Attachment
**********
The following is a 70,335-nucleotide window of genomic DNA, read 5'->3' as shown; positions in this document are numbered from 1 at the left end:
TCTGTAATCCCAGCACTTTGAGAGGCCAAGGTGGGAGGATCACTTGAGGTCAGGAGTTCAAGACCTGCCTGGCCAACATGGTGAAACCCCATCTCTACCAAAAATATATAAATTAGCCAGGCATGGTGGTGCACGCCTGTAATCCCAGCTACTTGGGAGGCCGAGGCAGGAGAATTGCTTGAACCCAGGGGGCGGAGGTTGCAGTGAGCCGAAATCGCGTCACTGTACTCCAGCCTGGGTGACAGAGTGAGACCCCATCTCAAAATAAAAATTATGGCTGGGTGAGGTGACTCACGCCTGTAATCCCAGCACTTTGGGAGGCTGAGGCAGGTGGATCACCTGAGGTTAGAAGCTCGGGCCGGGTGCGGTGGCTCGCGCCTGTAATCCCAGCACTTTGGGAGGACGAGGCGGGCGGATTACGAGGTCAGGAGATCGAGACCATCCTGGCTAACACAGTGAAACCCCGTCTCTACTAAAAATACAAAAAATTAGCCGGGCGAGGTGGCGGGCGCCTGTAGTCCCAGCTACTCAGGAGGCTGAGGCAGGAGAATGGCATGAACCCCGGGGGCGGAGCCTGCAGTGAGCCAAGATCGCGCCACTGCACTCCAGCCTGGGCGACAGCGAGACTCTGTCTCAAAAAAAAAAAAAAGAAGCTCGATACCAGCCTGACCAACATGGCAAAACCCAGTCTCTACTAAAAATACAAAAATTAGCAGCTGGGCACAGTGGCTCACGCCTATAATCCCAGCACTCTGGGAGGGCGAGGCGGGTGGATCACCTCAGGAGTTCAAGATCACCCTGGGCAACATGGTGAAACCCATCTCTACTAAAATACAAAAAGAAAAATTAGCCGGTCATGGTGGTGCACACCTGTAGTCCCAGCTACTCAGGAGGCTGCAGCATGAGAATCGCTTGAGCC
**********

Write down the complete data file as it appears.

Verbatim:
The following is a 70,335-nucleotide window of genomic DNA, read 5'->3' as shown; positions in this document are numbered from 1 at the left end:
TCTGTAATCCCAGCACTTTGAGAGGCCAAGGTGGGAGGATCACTTGAGGTCAGGAGTTCAAGACCTGCCTGGCCAACATGGTGAAACCCCATCTCTACCAAAAATATATAAATTAGCCAGGCATGGTGGTGCACGCCTGTAATCCCAGCTACTTGGGAGGCCGAGGCAGGAGAATTGCTTGAACCCAGGGGGCGGAGGTTGCAGTGAGCCGAAATCGCGTCACTGTACTCCAGCCTGGGTGACAGAGTGAGACCCCATCTCAAAATAAAAATTATGGCTGGGTGAGGTGACTCACGCCTGTAATCCCAGCACTTTGGGAGGCTGAGGCAGGTGGATCACCTGAGGTTAGAAGCTCGGGCCGGGTGCGGTGGCTCGCGCCTGTAATCCCAGCACTTTGGGAGGACGAGGCGGGCGGATTACGAGGTCAGGAGATCGAGACCATCCTGGCTAACACAGTGAAACCCCGTCTCTACTAAAAATACAAAAAATTAGCCGGGCGAGGTGGCGGGCGCCTGTAGTCCCAGCTACTCAGGAGGCTGAGGCAGGAGAATGGCATGAACCCCGGGGGCGGAGCCTGCAGTGAGCCAAGATCGCGCCACTGCACTCCAGCCTGGGCGACAGCGAGACTCTGTCTCAAAAAAAAAAAAAAGAAGCTCGATACCAGCCTGACCAACATGGCAAAACCCAGTCTCTACTAAAAATACAAAAATTAGCAGCTGGGCACAGTGGCTCACGCCTATAATCCCAGCACTCTGGGAGGGCGAGGCGGGTGGATCACCTCAGGAGTTCAAGATCACCCTGGGCAACATGGTGAAACCCATCTCTACTAAAATACAAAAAGAAAAATTAGCCGGTCATGGTGGTGCACACCTGTAGTCCCAGCTACTCAGGAGGCTGCAGCATGAGAATCGCTTGAGCC